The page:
24. 24. <ul><li>Random learners </li></ul><ul><li>Sequential learners </li></ul><ul><li>Synthetic learners </li></ul><ul><li>Analytic learners </li></ul>WebQuests, Jigsaws, problem solving, wikis, presentations structured activities ; guidelines to arrange/ sequence/ tackle learning materials; forums project-based and problem solving activities, wikis, WebQuests, presentations blogs ( reflection and peer review ) Organizing learning materials on their own and thus working autonomously Highly chunked, sequentially organized materials Using newly acquired information to create something new Bottom up approach, how language works dividing language items into their smallest units
  25. 25. <ul><li>Web 2.0 tools ( including audio/video social software) cognitive styles </li></ul><ul><li>effective tasks and guidelines ( cooperative and project-based activities , problem solving , reflection and peer review) </li></ul><ul><li>SLA in hyper-context learning environments </li></ul><ul><li>a collaborative interactionist framework (Gass 1997) </li></ul>
  26. 26. <ul><li>Cooperative learning : </li></ul><ul><ul><li>social skills, individual accountability, and positive interdependence (Richards and Rodgers 2001) </li></ul></ul><ul><ul><li>oral communication skills, self-esteem and self-efficacy </li></ul></ul><ul><ul><li>Cooperative learning (implemented through Web 2.0 ) can promote: </li></ul></ul><ul><ul><li>positive interaction and interdependence between members of different C1s </li></ul></ul><ul><ul><li>the development of C2 socio-pragmatic skills </li></ul></ul>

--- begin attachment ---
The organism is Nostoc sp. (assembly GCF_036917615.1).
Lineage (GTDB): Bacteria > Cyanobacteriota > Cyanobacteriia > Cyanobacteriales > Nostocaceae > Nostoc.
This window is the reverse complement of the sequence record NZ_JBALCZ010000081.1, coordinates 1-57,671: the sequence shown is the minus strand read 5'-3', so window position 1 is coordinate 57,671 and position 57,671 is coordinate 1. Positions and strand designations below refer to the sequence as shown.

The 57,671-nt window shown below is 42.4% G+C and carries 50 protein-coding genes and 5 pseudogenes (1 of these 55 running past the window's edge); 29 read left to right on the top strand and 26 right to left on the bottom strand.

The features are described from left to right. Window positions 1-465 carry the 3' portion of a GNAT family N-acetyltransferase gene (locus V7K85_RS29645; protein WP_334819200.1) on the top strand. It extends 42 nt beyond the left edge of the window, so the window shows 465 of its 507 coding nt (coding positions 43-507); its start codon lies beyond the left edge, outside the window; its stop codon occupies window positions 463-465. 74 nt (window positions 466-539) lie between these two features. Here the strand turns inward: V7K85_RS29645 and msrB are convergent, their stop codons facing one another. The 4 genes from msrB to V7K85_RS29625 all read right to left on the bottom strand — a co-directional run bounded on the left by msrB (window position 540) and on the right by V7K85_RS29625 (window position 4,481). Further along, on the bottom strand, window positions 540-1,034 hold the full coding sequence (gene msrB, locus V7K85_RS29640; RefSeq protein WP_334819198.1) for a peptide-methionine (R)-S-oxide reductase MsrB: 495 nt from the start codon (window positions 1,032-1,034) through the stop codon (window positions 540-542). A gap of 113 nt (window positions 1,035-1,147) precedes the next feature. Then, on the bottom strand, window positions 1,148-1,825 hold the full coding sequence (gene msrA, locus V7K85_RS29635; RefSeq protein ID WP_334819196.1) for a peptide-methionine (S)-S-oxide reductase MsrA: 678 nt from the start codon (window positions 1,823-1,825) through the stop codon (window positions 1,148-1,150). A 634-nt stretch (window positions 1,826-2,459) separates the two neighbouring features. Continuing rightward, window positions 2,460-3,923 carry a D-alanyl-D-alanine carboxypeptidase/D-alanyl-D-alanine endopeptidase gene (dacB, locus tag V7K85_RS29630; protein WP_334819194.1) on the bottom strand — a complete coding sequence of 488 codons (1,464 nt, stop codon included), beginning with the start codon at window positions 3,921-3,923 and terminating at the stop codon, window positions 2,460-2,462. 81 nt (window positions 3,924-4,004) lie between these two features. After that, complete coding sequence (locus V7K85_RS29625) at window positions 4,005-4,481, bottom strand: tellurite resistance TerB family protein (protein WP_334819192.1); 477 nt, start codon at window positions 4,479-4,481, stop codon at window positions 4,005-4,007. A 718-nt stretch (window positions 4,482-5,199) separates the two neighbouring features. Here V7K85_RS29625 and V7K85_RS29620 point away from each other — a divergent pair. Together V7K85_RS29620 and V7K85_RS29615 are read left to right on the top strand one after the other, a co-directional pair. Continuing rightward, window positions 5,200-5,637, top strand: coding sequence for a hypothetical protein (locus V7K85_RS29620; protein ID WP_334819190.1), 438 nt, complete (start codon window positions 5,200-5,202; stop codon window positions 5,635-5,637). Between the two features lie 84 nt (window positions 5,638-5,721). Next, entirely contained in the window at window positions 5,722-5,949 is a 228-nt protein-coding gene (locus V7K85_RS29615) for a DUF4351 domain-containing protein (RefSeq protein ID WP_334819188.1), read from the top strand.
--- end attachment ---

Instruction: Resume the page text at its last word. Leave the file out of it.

27. 27. <ul><li>TASKS </li></ul><ul><li>in online hyper-context learning environments </li></ul><ul><li>by means of Web 2.0 tools </li></ul><ul><li>within a collaborative interactionist framework </li></ul><ul><li>suit most learning styles </li></ul><ul><li>(sensory preferences & cognitive styles) </li></ul><ul><li>foster effective SLA </li></ul>
  28. 28. <ul><li>Newcomers sensitized to: </li></ul><ul><li>how learning styles can affect SLA </li></ul><ul><li>how learning styles can be affected by learners’ C1s </li></ul><ul><li>how learning Italian in online student-centred environments may entail: </li></ul><ul><ul><li>a partial reshaping of learning styles </li></ul></ul><ul><ul><ul><ul><ul><li>style flexing </li></ul></ul></ul></ul></ul>
  29. 29. Conclusion <ul><li>a sociocultural and interactionist framework </li></ul><ul><li>ISL task-oriented learning implemented through 2.0 technologies can promote: </li></ul>